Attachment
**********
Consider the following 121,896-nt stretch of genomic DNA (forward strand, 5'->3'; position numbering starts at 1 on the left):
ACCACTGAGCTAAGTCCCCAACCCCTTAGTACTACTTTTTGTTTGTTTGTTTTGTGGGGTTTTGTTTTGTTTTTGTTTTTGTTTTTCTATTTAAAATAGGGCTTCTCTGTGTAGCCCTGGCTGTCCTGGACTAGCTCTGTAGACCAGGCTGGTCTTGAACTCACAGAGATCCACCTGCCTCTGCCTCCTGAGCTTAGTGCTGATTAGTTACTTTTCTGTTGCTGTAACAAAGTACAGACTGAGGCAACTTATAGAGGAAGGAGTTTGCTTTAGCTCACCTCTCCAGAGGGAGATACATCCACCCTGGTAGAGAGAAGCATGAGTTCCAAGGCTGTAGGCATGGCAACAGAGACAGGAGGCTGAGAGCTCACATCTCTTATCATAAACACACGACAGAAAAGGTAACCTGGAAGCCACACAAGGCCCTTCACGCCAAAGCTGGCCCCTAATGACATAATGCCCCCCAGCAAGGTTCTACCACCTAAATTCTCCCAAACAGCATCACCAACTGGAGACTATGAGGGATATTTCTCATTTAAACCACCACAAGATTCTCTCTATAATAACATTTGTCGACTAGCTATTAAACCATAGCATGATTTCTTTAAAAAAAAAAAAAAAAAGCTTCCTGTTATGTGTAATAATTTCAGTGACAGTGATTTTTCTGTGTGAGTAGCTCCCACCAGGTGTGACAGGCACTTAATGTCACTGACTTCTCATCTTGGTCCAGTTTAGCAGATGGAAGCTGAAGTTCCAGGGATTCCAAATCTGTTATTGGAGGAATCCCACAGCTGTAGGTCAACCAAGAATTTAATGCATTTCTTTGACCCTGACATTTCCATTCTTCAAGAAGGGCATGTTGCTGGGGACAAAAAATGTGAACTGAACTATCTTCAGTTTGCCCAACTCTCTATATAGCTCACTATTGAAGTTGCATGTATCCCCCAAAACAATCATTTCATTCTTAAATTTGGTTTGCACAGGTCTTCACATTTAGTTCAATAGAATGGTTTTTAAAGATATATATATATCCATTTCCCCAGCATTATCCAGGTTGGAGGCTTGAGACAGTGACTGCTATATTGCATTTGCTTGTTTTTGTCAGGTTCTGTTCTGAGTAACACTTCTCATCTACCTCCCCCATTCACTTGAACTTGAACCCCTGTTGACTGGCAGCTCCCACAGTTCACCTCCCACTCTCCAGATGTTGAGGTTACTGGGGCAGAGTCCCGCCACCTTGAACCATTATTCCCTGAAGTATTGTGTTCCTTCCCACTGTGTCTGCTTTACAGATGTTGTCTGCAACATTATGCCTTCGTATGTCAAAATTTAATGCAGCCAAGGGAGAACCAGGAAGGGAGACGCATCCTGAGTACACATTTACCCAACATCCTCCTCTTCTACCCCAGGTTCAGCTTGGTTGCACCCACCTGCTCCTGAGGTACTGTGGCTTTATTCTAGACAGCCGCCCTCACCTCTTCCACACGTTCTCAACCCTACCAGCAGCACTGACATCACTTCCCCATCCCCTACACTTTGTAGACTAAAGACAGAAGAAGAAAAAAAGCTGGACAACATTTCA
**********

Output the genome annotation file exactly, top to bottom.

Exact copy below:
Consider the following 121,896-nt stretch of genomic DNA (forward strand, 5'->3'; position numbering starts at 1 on the left):
ACCACTGAGCTAAGTCCCCAACCCCTTAGTACTACTTTTTGTTTGTTTGTTTTGTGGGGTTTTGTTTTGTTTTTGTTTTTGTTTTTCTATTTAAAATAGGGCTTCTCTGTGTAGCCCTGGCTGTCCTGGACTAGCTCTGTAGACCAGGCTGGTCTTGAACTCACAGAGATCCACCTGCCTCTGCCTCCTGAGCTTAGTGCTGATTAGTTACTTTTCTGTTGCTGTAACAAAGTACAGACTGAGGCAACTTATAGAGGAAGGAGTTTGCTTTAGCTCACCTCTCCAGAGGGAGATACATCCACCCTGGTAGAGAGAAGCATGAGTTCCAAGGCTGTAGGCATGGCAACAGAGACAGGAGGCTGAGAGCTCACATCTCTTATCATAAACACACGACAGAAAAGGTAACCTGGAAGCCACACAAGGCCCTTCACGCCAAAGCTGGCCCCTAATGACATAATGCCCCCCAGCAAGGTTCTACCACCTAAATTCTCCCAAACAGCATCACCAACTGGAGACTATGAGGGATATTTCTCATTTAAACCACCACAAGATTCTCTCTATAATAACATTTGTCGACTAGCTATTAAACCATAGCATGATTTCTTTAAAAAAAAAAAAAAAAAGCTTCCTGTTATGTGTAATAATTTCAGTGACAGTGATTTTTCTGTGTGAGTAGCTCCCACCAGGTGTGACAGGCACTTAATGTCACTGACTTCTCATCTTGGTCCAGTTTAGCAGATGGAAGCTGAAGTTCCAGGGATTCCAAATCTGTTATTGGAGGAATCCCACAGCTGTAGGTCAACCAAGAATTTAATGCATTTCTTTGACCCTGACATTTCCATTCTTCAAGAAGGGCATGTTGCTGGGGACAAAAAATGTGAACTGAACTATCTTCAGTTTGCCCAACTCTCTATATAGCTCACTATTGAAGTTGCATGTATCCCCCAAAACAATCATTTCATTCTTAAATTTGGTTTGCACAGGTCTTCACATTTAGTTCAATAGAATGGTTTTTAAAGATATATATATATCCATTTCCCCAGCATTATCCAGGTTGGAGGCTTGAGACAGTGACTGCTATATTGCATTTGCTTGTTTTTGTCAGGTTCTGTTCTGAGTAACACTTCTCATCTACCTCCCCCATTCACTTGAACTTGAACCCCTGTTGACTGGCAGCTCCCACAGTTCACCTCCCACTCTCCAGATGTTGAGGTTACTGGGGCAGAGTCCCGCCACCTTGAACCATTATTCCCTGAAGTATTGTGTTCCTTCCCACTGTGTCTGCTTTACAGATGTTGTCTGCAACATTATGCCTTCGTATGTCAAAATTTAATGCAGCCAAGGGAGAACCAGGAAGGGAGACGCATCCTGAGTACACATTTACCCAACATCCTCCTCTTCTACCCCAGGTTCAGCTTGGTTGCACCCACCTGCTCCTGAGGTACTGTGGCTTTATTCTAGACAGCCGCCCTCACCTCTTCCACACGTTCTCAACCCTACCAGCAGCACTGACATCACTTCCCCATCCCCTACACTTTGTAGACTAAAGACAGAAGAAGAAAAAAAGCTGGACAACATTTCA